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How Does A Tip Credit Work? Understanding Your Legal Rights Under Wage and Hour Laws

A server sits outside a restaurant with her head in her hands.

Many restaurants save on labor costs by paying their tipped employees half of the minimum wage. This is called the “tip credit.” Tipped employees typically include servers and bartenders but could include other jobs too, if the employee customarily receives tips.

Employers are permitted to take advantage of this budget-saving partial exemption to the minimum wage requirements only if the employee still averages at least the minimum wage per hour when including the employee’s tips received.

For example, in Ohio, the minimum cash wage an employer can pay a tipped employee in 2023 is $5.05 per hour, as long as the employee’s tips bring their total hourly earnings up to Ohio’s 2023 minimum wage of $10.10 per hour. The federal minimum wage is only $7.25, so the tip-credit rate is $2.13 per hour.

What is the 80/20 rule?

Some employers take this legal inch and stretch it into an illegal mile by having servers perform work that does not generate tips, yet, still pay the labor-cost saving “tip credit” rate.

For example, sometimes servers are required to spend substantial time performing duties that are related to the service of the customers, and therefore related to generating tips, such as “side work” like folding napkins and refilling condiments.

Unfortunately, some employers require the tipped employee to spend so much time doing this “side work” that it detracts from their main job: serving customers and earning tips. This practice could be illegal, depending on how much time is spent doing this “side work.”

The legal framework under which these claims are analyzed is commonly called the “80/20 rule.” This rule applies to tipped employees who perform both tipped and non-tipped duties during their shifts.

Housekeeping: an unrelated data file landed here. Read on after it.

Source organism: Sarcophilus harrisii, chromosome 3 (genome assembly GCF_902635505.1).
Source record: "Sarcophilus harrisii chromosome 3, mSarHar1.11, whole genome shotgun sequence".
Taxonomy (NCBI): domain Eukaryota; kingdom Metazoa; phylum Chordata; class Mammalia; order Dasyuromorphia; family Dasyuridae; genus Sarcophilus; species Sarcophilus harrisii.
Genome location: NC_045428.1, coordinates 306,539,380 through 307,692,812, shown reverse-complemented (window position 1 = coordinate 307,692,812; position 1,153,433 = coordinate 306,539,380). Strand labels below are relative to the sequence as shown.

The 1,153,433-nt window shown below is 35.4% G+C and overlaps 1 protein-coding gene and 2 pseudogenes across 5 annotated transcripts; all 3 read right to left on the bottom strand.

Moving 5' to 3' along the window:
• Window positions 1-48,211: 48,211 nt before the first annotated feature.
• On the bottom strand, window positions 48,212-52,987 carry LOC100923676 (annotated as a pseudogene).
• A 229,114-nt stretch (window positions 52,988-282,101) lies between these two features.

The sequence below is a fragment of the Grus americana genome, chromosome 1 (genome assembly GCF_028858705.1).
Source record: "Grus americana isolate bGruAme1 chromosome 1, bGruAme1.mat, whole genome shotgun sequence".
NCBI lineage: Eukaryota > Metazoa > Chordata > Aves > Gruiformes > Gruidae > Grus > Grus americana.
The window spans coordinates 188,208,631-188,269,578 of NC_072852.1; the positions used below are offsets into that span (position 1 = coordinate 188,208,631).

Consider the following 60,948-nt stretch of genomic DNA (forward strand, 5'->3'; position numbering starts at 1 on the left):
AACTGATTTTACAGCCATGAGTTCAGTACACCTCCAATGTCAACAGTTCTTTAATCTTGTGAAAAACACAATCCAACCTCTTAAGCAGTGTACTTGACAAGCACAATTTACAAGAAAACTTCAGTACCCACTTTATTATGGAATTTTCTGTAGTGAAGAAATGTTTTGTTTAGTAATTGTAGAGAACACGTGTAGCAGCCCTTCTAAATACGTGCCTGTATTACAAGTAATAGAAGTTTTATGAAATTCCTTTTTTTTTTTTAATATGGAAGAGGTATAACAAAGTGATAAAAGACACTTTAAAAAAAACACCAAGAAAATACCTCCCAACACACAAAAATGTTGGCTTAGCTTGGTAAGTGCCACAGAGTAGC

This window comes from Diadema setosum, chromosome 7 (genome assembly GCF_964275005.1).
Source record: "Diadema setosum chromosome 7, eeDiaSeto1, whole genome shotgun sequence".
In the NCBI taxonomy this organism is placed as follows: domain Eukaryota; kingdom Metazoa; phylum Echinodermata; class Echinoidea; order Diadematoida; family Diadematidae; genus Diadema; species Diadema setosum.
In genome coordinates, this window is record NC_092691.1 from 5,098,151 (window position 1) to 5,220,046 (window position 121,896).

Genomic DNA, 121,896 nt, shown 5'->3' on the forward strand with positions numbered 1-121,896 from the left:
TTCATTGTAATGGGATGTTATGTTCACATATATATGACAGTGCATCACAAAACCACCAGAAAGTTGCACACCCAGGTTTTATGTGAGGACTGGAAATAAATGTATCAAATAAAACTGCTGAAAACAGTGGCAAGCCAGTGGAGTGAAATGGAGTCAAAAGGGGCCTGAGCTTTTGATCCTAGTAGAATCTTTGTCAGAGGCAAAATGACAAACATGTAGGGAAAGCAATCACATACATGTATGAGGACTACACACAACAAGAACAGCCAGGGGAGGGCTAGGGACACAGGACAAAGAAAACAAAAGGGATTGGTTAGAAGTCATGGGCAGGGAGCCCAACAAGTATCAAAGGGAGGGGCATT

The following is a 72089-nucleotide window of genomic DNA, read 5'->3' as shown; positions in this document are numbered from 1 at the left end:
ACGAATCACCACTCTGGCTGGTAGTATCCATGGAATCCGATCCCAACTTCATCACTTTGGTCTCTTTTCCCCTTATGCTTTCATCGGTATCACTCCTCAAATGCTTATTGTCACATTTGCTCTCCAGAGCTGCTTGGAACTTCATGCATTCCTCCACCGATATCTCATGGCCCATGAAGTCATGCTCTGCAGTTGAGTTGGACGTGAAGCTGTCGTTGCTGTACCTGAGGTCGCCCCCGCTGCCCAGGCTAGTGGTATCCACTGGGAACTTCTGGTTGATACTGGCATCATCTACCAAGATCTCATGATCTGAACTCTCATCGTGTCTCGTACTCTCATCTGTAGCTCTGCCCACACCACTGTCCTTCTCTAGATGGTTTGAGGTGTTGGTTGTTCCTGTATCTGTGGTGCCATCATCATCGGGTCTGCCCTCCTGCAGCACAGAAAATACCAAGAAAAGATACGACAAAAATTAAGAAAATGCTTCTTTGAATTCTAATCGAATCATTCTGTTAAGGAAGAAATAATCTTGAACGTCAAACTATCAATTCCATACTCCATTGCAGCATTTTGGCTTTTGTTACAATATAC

What are some examples of the 80/20 rule?

According to the 80/20 rule, if a tipped employee spends more than 20% of their shift performing non-tipped duties or tip-supporting “side work,” the employer must pay them the full minimum wage for those hours.

For example, if a server spends 30 minutes of their 2-hour shift bussing their tables, folding napkins, refilling condiments, etc., they may be entitled to the full minimum wage from their employer for that 30 minutes of work, even if they received tips during that time.

In addition to the 20% percentage threshold, the employer must pay the full minimum wage for any tip-supporting “side work” that exceeds 30 or more minutes at a time.

The 80/20 rule ensures that tipped employees are not taken advantage of by employers who try to use the tip credit mechanism to pay a lower wage for non-tipped work.

The 80/20 rule applies to both federal/FLSA and Ohio minimum wage law.

Also, some employers require tipped employees, such as servers, to open and close the restaurant when there are zero customers because the establishment is not yet open or closed for the day. Zero customers means zero tips.

Yet, some self-serving employers still enjoy the cost savings of paying the server the lower “tip-credit” rate even though there is zero chance the tipped employee can make any tips when opening and closing.

Tipped employees have legal rights

Indeed, some employers require their tipped employees to perform work that has nothing to do with tips generation, like general restaurant cleaning, or worse, cleaning bathrooms. Yet, the employer still takes the cost-saving route of paying the tipped employee the lower tip-credit rate.

In these situations, the tipped employee should be paid no less than the full minimum wage regardless of how much time is spent doing it. If the work has nothing to do with generating tips, then it should be paid at no less than the full minimum wage.

It’s important to understand your rights as a tipped employee and to advocate for fair wages. Tipped employees are a vital part of the service industry and deserve to be compensated fairly for their hard work and dedication.

If you are a tipped employee that has to do opening or closing duties, or substantial side-work, but are paid less than the full minimum wage for that work, you should call for a free consultation to ensure you are being compensated fairly for your work.

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